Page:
Monday, February 28, 2005

architecture, museums and spectacle

a few days ago, Art News Online's stephen litt wrote about the "new serenity" in museum construction - a reaction to the spectacle of frank gehry's guggenheim museum in bilbao. the article claims that museums are no longer seeking the "bilbao effect," looking instead to build museums that dont compete with the art they house, but rather, complement it.

the most obvious example is the whitney museum in ny and lacma - both commissioned large scale projects to rem koolhaas and both then rescinded in favor of much more modest proposals by renzo piano.

Koolhaas' OMA's proposal for lacma

Litt provides a comprehensive overview of museum construction today and in the recent past. he also provides some of the numbers - the cost to build, the debt incurred, the scope of these projects.

unfortunately, I think the most salient point to his argument is buried halfway thru:

“Bilbao was an aberration,” says Kathy Halbreich, director of the Walker Art Center in Minneapolis, which will inaugurate its own expansion and renovation on the 17th of next month. “The aberration was that there’s only one Bilbao, in part because of Gehry’s architecture. It’s a place of pilgrimage, and I don’t think places of pilgrimage can ultimately be sustained. Pilgrims don’t sustain communities—local audiences sustain communities. And it’s the programs that are the heart and soul of any building.” Halbreich describes the Walker’s expansion—a $67.5 million project designed by the Swiss firm Herzog & de Meuron, renovation architects of the Tate Modern in London, as well as its recently announced, upcoming expansion—as “enormously mission-centered,” not an architectural gesture for its own sake. [emphasis mine]

most of the reports on the museum cite it as a success - it transformed a backwater, industrial spanish town in a cultural mecca. and cities from Guadalajara to Glasgow are looking to replicate that success. but there have been others that have questions the economic revitalization and its subsequent multiplying effects that the museum brought - who benefitted and who did not, what sacrifices were made in terms of social and cultural services, how sustainable the success is. litt hints at these issues here - he doesn't delve into them (it seems only academics are looking at those issues right now).

the overwhelming consensus among city planners seems to be that architecture is a potential avenue of recovery for cities in decline or potential decline. (sidenote: gehry's museum is just one piece in a municipally sponsored project, which also includes an airport and bridge by Santiago Calatrava, a subway system designed by Norman Foster and a high-rise development still under construction by Arata Isozaki.)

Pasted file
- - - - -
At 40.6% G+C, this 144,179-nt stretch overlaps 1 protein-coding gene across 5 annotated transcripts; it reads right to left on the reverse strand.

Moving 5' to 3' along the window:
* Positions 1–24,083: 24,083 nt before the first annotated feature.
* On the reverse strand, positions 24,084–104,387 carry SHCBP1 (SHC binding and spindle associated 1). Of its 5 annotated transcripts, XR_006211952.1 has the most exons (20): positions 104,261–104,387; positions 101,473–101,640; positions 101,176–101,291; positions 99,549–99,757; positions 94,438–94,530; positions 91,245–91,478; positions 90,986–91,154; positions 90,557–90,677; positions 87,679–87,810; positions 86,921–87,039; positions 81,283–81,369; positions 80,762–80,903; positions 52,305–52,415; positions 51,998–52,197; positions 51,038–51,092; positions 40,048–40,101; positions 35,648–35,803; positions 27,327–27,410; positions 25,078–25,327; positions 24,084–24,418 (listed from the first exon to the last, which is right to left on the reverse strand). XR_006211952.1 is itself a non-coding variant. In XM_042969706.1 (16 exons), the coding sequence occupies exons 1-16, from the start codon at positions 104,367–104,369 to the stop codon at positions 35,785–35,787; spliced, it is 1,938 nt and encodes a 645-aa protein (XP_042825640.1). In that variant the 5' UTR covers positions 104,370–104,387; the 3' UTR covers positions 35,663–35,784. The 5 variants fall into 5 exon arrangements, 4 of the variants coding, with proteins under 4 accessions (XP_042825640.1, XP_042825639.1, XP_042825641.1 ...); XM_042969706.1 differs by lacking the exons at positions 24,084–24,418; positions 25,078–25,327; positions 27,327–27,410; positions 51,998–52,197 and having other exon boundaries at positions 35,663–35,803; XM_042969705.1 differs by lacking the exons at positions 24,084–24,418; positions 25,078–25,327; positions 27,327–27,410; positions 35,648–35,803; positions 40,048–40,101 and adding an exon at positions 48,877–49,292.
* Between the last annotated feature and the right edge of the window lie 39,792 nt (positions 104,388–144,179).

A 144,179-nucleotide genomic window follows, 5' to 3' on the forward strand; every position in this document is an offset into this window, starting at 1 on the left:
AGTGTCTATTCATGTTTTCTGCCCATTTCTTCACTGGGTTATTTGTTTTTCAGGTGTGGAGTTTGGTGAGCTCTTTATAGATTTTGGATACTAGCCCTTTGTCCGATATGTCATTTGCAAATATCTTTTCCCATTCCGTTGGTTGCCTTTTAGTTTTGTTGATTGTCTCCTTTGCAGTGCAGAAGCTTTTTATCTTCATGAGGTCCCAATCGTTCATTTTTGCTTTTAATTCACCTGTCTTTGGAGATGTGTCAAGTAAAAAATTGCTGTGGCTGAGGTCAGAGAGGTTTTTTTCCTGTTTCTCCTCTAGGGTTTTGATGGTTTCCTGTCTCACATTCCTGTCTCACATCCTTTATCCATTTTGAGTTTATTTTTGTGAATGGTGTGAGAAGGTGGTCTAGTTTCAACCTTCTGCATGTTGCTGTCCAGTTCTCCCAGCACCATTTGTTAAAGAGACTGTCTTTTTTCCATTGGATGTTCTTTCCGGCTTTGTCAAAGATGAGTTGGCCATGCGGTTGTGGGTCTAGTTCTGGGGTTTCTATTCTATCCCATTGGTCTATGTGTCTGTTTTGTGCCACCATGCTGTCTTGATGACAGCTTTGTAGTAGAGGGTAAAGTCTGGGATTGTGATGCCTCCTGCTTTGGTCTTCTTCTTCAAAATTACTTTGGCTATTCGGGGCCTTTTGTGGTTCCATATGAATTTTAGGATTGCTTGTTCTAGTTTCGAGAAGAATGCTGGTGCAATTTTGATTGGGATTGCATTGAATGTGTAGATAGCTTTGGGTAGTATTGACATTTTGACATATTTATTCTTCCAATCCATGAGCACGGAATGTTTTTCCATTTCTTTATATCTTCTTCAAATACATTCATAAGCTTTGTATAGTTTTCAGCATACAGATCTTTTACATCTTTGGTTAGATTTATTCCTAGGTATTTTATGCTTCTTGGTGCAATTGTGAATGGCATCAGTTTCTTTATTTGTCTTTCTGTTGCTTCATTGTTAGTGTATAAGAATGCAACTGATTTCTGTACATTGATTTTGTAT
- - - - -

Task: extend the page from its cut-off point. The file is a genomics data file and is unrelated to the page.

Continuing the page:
not long ago the nytimes, in talking about these types of projects, stated: “The goal: to change the city’s identity through architecture”.

as often happens in western culture, the pendulum swings back and forth. the extravagant, baroque, iconic architecture of gehry is supplanted by the more orthodox modernism of piano, herzog & de meuron, meier and others. at least according to litt. it seems doubtful to me at least that gehry, libeskind and their disciples will fall out of favor.

architecture is a strange visual discipline - it differs from painting and sculpture in a very fundamental way - to be considered a success today is must be avant-garde. no other visual discipline can claim that - the very definition of avant-garde implies that the cultural product is so radical, so original only a few 'get it.' For architects today, the measure of success is not whether their buildings have fulfilled certain functional, physical requirements. Success is measured by how great an impression the building makes: on critics, tourists, the public who must live or work or socialize in its environs.

Unlike most art, for a building to be considered a popular success it must embrace the avant-garde, defy the logics of engineering limits, display design bravado previously unseen and thrill viewers and critics alike with undulating walls and roofs. As with other forms of avant-garde cultural production, what is unique, new or “strange” is quickly absorbed by the cultural mainstream (or else suffer a fate of total marginalization). gehry’s buildings were quickly embraced not only by the public and critics but by another important constituency: advertisers. His buildings, almost as soon as they opened, served as the backdrop to several television commercials, playing a bourdieusian game of cultural literacy. (I'm not sure bourdieusian is a word, but I used it often in my two years of graduate school).

thus there is need for the gehrys and libeskinds to continue. its easy to view the 'new serenity' as the reactionary pablum of museum directors under increased pressue to practice fiscal orthodoxy. or to throw up our hands at the futility of trying to make sweeping statements about the popularity of a particular aesthetic style in a culture where essentially anything goes. clearly there is a need for both - the baroque popularity of a gehry and the understated beauty of a piano.

and in another tangent, I bought Great Leap Forward / Harvard Design School Project on the City 1 at the taschen store today for another 10 bucks. this goes nicely on my bookshelf with The Harvard Design School Guide to Shopping / Harvard Design School Project on the City 2 that I bought a few weeks ago. I have a lot of reading to do in the next few weeks.


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